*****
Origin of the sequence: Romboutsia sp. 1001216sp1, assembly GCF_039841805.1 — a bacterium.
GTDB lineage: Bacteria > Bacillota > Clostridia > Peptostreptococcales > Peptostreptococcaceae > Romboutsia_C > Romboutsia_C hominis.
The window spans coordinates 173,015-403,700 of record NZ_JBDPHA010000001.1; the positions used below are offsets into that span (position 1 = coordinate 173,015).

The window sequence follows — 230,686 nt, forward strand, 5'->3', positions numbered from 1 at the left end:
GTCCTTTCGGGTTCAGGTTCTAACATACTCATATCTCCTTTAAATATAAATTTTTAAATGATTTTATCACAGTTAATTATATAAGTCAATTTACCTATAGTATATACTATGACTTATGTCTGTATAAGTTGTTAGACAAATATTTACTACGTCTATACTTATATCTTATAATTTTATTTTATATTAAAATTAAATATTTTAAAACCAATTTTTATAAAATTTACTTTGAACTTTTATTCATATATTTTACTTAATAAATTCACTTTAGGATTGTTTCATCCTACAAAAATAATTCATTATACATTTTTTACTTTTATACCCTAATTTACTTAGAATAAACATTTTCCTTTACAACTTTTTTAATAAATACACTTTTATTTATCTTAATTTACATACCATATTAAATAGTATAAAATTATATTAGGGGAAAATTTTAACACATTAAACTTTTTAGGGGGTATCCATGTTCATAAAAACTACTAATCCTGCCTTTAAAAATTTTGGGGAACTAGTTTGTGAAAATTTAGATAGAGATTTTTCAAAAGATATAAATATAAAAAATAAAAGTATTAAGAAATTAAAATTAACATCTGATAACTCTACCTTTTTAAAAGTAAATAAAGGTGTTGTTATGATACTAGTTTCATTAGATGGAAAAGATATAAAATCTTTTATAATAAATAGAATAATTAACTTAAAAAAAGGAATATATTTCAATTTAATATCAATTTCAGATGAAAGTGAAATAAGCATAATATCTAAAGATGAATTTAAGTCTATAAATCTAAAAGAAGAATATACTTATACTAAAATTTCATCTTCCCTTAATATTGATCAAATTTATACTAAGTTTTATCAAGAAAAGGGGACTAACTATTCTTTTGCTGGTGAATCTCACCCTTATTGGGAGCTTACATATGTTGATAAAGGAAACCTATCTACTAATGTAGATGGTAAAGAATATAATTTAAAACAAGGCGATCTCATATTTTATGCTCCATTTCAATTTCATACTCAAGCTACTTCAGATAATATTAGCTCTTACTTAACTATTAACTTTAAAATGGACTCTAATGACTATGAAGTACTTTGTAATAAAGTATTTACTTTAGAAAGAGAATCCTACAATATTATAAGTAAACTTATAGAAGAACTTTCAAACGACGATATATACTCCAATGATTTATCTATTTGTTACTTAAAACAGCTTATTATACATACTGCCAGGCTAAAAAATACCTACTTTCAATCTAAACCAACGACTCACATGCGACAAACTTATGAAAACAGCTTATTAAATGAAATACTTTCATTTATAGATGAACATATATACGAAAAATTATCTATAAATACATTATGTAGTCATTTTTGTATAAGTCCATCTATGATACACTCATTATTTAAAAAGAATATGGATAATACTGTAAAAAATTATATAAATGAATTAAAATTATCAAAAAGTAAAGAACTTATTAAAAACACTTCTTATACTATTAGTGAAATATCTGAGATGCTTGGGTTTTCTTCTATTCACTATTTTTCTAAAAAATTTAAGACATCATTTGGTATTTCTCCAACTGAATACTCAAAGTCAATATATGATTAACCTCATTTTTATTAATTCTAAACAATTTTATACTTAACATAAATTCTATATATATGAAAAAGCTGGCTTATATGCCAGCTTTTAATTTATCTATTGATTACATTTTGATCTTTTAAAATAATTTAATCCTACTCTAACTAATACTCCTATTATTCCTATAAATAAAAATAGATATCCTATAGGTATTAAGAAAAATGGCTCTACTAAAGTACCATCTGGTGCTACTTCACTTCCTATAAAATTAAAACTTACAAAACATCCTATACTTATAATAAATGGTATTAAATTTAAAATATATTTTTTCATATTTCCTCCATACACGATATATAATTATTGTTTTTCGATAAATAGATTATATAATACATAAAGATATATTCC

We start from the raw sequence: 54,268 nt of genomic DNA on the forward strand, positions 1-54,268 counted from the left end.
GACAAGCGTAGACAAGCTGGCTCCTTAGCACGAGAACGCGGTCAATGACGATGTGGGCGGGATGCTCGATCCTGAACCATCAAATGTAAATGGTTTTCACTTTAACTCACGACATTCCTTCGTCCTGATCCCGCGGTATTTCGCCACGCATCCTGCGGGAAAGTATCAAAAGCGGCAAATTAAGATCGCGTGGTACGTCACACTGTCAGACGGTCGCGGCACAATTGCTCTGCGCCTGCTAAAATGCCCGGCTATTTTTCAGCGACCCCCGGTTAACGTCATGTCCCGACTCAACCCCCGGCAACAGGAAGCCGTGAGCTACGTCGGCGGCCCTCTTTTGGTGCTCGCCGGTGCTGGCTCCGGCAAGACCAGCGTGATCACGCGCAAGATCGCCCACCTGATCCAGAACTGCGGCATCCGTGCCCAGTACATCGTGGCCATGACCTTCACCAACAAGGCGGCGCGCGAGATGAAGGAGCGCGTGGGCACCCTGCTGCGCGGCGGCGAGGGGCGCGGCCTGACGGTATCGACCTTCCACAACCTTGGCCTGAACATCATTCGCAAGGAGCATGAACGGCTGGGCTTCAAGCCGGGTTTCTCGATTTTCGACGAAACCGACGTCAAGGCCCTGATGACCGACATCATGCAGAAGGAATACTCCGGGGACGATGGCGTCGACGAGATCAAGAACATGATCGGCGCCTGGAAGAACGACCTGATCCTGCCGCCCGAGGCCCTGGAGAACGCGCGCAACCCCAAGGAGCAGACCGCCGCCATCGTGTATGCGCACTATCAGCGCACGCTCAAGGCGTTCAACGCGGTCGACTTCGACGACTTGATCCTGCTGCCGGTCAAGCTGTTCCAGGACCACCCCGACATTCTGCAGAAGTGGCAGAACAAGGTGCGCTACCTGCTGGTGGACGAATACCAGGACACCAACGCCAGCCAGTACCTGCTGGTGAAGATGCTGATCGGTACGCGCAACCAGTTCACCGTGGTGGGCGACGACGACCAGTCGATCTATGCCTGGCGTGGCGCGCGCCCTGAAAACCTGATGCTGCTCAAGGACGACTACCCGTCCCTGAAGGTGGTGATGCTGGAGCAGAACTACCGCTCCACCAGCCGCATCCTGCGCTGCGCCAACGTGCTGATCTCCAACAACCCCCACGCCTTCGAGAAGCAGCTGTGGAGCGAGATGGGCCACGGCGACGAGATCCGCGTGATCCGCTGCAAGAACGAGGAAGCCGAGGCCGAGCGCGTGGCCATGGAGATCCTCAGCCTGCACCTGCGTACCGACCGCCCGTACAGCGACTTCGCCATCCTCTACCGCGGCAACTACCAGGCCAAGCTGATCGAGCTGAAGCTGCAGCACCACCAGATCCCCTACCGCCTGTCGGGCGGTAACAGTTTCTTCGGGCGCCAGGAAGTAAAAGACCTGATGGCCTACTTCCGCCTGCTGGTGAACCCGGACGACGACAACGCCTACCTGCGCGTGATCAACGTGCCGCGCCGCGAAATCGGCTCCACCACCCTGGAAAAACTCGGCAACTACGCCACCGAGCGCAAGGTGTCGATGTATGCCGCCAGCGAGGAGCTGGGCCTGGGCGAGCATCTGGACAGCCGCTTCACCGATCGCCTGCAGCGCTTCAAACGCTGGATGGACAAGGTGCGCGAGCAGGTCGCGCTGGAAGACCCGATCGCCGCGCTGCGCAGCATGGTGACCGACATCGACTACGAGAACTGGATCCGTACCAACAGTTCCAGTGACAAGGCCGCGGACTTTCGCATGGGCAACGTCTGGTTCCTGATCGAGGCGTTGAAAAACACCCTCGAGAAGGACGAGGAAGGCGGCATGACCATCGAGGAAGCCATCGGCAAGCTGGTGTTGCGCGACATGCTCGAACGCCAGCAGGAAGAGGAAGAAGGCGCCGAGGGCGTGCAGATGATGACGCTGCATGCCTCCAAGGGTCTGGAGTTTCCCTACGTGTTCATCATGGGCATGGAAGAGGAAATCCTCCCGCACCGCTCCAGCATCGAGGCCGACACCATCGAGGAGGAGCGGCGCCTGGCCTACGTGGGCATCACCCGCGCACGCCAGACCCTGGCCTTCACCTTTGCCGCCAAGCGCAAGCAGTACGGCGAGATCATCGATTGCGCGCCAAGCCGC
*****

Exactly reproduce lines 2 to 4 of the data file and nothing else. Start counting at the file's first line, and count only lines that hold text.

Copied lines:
GTDB lineage: Bacteria > Bacillota > Clostridia > Peptostreptococcales > Peptostreptococcaceae > Romboutsia_C > Romboutsia_C hominis.
The window spans coordinates 173,015-403,700 of record NZ_JBDPHA010000001.1; the positions used below are offsets into that span (position 1 = coordinate 173,015).

The window sequence follows — 230,686 nt, forward strand, 5'->3', positions numbered from 1 at the left end: